Apple reveals the one thing you shouldn’t do if your iPhone accidentally calls 911
Apple says not to hang up even if you don't need help.
Apple has changed its stance on what people should do if their iPhone or Apple Watch calls emergency services when they aren't needed.
The iPhone 14, Apple Watch Series 8, and Apple Watch Ultra all support Crash Detection — a feature that can detect when someone has been in a car crash and then call for emergency services automatically. But it's a feature that's caused more than a few unrequited calls to go into call centers around the world and Apple has changed what it wants people to do if they find themselves initiating a call that they don't need.
Don't cancel the call, Apple says. Even if you're perfectly fine.
Faux crashes detected
Ever since Crash Detection launched there have been reports of rollercoasters and skiing falls causing it to trigger, calling emergency services as a result. Apple previously told users to "tap Cancel and confirm that you don't need emergency services" if they didn't need help. But it's now changed that wording.
The change, which was made to a support document and spotted by MacRumors, now tells people that they should let the call connect and explain the situation.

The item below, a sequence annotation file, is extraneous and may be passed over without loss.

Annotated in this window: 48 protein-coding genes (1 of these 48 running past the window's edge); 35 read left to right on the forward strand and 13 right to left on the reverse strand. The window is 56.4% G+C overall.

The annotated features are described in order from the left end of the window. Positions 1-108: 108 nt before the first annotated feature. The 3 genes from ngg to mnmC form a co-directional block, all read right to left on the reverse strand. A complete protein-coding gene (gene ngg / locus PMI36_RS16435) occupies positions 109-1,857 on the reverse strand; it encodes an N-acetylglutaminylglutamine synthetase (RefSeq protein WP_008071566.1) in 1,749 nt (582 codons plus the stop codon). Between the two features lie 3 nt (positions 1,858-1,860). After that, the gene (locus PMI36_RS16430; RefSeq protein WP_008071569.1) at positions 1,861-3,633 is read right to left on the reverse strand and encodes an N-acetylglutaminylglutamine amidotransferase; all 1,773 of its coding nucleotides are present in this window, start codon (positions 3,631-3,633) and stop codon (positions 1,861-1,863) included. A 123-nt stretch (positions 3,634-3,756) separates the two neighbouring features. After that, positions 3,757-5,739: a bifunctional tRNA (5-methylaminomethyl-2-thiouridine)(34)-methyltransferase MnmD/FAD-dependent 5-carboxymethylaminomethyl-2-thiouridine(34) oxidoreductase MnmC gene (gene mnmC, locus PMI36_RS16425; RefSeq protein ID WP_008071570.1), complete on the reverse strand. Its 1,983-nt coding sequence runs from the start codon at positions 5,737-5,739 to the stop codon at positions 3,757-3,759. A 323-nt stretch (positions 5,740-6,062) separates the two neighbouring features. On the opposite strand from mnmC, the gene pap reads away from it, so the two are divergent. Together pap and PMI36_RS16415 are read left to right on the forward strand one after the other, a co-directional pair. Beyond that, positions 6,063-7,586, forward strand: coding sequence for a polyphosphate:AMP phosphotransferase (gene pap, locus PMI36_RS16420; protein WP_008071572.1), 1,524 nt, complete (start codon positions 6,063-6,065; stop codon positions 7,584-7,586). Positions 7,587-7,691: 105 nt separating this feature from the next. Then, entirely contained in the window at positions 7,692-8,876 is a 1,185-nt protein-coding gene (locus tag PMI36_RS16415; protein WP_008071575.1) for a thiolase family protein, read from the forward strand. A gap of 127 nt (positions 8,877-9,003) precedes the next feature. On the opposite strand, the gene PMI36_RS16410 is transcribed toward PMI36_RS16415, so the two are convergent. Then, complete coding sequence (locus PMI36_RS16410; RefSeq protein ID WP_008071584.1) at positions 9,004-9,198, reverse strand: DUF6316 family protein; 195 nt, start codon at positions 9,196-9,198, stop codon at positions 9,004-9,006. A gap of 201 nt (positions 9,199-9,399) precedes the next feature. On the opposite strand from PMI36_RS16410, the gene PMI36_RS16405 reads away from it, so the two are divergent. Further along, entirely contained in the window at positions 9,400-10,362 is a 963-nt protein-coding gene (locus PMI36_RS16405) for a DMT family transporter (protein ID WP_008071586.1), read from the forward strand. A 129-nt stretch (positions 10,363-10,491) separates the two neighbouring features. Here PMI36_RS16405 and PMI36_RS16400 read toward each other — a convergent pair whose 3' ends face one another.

"If the call has been made, but you don't need emergency services, don't hang up," Apple says. "Wait until a responder answers, then explain that you don't need help."
It appears that Apple wants to ensure service responders are not left wondering if the call dropped by accident and whether someone is hurt. By canceling the call people were leaving things open-ended. By letting the call connect, they can explain that a false call was placed and that no assistance is required.
Apple has been tweaking its Crash Detection system to try and prevent false emergency calls, but some are sure to get through. The feature is only available on the best Apple Watches and iPhones to date, but as it trickles down to more handsets we can surely expect even more calls to be made to emergency services in error.
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Oliver Haslam has written about Apple and the wider technology business for more than a decade with bylines on How-To Geek, PC Mag, iDownloadBlog, and many more. He has also been published in print for Macworld, including cover stories. At iMore, Oliver is involved in daily news coverage and, not being short of opinions, has been known to 'explain' those thoughts in more detail, too.
Having grown up using PCs and spending far too much money on graphics card and flashy RAM, Oliver switched to the Mac with a G5 iMac and hasn't looked back. Since then he's seen the growth of the smartphone world, backed by iPhone, and new product categories come and go. Current expertise includes iOS, macOS, streaming services, and pretty much anything that has a battery or plugs into a wall. Oliver also covers mobile gaming for iMore, with Apple Arcade a particular focus. He's been gaming since the Atari 2600 days and still struggles to comprehend the fact he can play console quality titles on his pocket computer.